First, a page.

Haiyang Wang

What is your thesis topic or research interest?

My thesis is looking at the devolatilization during the formation of rocky planets. I am establishing towards a fiducial model of the chemical relationship between rocky planets and their host stars, from which I can estimate the bulk elemental composition of a rocky exoplanet from the measurement of its host stellar abundance. Upon this, in combination with certain geochemical and geodynamic assumptions, I can estimate the rocky exoplanet’s interior structure and composition, which play an important role in its atmospheric composition, magnetic field and thus in habitability.

My research interest is in planetary science and astrobiology. I am currently interested in a broad range of topics such as understanding how the solar system works and being connected by its internal bodies (in terms of chemistry particularly) and being influenced by its interstellar environment, the interior structure and composition of exoplanets, dynamics simulation for planetary formation, and many others provided they are beneficial for understanding the origin of a habitable world and the possibility of existence of life therein.

Where have you come from to join this program?

I did my college and graduate (Master’s) studies in geophysics in China. I worked briefly as an Associate Geoscientist in oil industry, before I moved to Canberra in 2014 to undertake my PhD position in the RSAA/ANU. I have appreciated a lot being a recipient of the Prime Minister’s Australia Asia Endeavour Awards, a prestigious scholarship/fellowship program funded by the Australian Government Department of Education and Training, to support my PhD research here.

How did you become interested in Astronomy?

My long-standing interest in both astronomy and biology led me to be here as a PhD scholar studying astrobiology. When I was in high school, I had been deep into astronomy and biology, inspired by the black hole theory and the technology of genetics, respectively.  Having no chance of picking up either of them, the life led me to study geosciences in my college and graduate school. Fortunately, I was awarded the 2014 round of Endeavour scholarship as mentioned above, enabling me to pursue for my PhD in astrobiology, a combination of my dual interest in astronomy and biology as well as my experience in geosciences.

What experience have you gained while studying at Mt Stromlo?

I enjoy and appreciate a lot the free academic ambience within the RSAA and in the ANU. At Mt Stromlo Observatory, there is no hierarchy between senior faculty, young researchers and graduate students. I can feel free to ask anyone who may help answer my questions during my research. This has benefited me a lot!  In the meantime, with the support by the RSAA as well as the ANU, I have gained experience to attend conferences/workshops/summer schools within Australia and overseas (Europe, US etc.) to present my research results and network with leading researchers and many bright young peers in my field. My experience of academic visits to other institutes like TokyoTech during my program also helped deepen my PhD research.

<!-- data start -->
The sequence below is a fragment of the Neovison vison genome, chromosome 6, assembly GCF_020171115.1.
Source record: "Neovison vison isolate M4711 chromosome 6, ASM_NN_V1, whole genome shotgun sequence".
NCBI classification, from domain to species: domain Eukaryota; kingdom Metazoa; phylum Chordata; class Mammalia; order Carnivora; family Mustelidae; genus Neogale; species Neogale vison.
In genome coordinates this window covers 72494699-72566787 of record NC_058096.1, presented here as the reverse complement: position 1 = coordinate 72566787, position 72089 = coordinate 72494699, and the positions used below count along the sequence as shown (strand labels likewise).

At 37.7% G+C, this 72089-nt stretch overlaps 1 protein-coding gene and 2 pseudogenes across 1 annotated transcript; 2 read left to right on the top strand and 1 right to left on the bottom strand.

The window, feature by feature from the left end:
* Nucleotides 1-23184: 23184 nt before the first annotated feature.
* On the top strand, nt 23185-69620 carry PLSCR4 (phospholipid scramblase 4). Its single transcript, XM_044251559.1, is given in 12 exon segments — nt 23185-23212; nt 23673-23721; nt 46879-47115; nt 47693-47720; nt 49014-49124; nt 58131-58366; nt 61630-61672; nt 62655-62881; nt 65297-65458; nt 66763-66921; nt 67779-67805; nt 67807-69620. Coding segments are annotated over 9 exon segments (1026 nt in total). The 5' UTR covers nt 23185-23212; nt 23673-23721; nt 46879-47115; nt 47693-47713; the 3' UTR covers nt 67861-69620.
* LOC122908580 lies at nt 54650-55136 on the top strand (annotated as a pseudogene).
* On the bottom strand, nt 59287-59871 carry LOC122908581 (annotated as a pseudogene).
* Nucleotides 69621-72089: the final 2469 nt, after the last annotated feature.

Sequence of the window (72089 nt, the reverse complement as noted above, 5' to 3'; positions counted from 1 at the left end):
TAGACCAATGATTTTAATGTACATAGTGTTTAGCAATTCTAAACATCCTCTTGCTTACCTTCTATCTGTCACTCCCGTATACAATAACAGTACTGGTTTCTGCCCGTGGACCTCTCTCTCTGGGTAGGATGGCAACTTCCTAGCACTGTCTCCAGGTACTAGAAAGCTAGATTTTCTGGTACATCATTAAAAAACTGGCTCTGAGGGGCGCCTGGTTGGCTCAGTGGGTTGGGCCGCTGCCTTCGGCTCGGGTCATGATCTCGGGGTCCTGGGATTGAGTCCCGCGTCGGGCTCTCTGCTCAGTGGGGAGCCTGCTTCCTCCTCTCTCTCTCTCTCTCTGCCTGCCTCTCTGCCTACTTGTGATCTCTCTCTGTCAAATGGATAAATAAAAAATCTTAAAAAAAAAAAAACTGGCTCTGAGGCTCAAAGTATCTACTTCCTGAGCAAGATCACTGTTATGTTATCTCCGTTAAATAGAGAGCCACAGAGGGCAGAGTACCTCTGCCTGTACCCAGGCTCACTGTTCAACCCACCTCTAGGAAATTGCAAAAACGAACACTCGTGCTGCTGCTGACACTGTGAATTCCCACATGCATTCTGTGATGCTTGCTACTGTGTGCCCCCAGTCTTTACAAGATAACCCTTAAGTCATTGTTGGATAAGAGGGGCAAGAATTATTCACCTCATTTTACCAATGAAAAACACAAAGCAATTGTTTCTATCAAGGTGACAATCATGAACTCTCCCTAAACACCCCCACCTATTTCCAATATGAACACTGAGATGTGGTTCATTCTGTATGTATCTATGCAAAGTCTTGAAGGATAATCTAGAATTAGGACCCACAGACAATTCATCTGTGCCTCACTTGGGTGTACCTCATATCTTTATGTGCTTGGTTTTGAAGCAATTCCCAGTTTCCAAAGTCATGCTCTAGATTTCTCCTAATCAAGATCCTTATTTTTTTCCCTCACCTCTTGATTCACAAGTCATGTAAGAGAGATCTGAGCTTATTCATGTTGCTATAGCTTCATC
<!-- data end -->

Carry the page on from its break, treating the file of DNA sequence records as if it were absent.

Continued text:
What has been the highlight of the program for you so far?

Astrobiology is a highly interdisciplinary field. Studying in this program in the RSAA, I have had the privilege of interacting with various experts in many different disciplines across geochemistry, cosmochemistry, biology, planetary science as well as astronomy.

What do you see yourself doing upon completion of your PhD?

Although academia is a highly competitive area, particularly in astronomy, I keep passion and optimism to see my future as a young researcher with many dynamic opportunities.

Why would you recommend Mt Stromlo to others?

I would recommend it with no doubt, to anyone who has passion and research interest in any field of astronomy and astrophysics. 

What are the benefits of life in Canberra?

I am very fond of the relaxed and quiet life style in Canberra. The well-designed road systems here have made my frequent transport between Mt Stromlo and the ANU main campus much easier, to visit my advisors in different schools. By the way, parking at Mt Stromlo is free!

What advice would you give to someone considering studying Astronomy?

Astronomy comprises a broad range of subjects. Find your real interest and choose a project that you are truly into and work with a supervisor whom you have learned of.  Whatever you choose in Astronomy, you should always be proud of yourself, because you work in a community, where individuals dedicate themselves to understand the pure nature of the Universe, galaxies, stars and planets, which seems to be a bit far from the human society, but enormously benefit to all human beings at all times.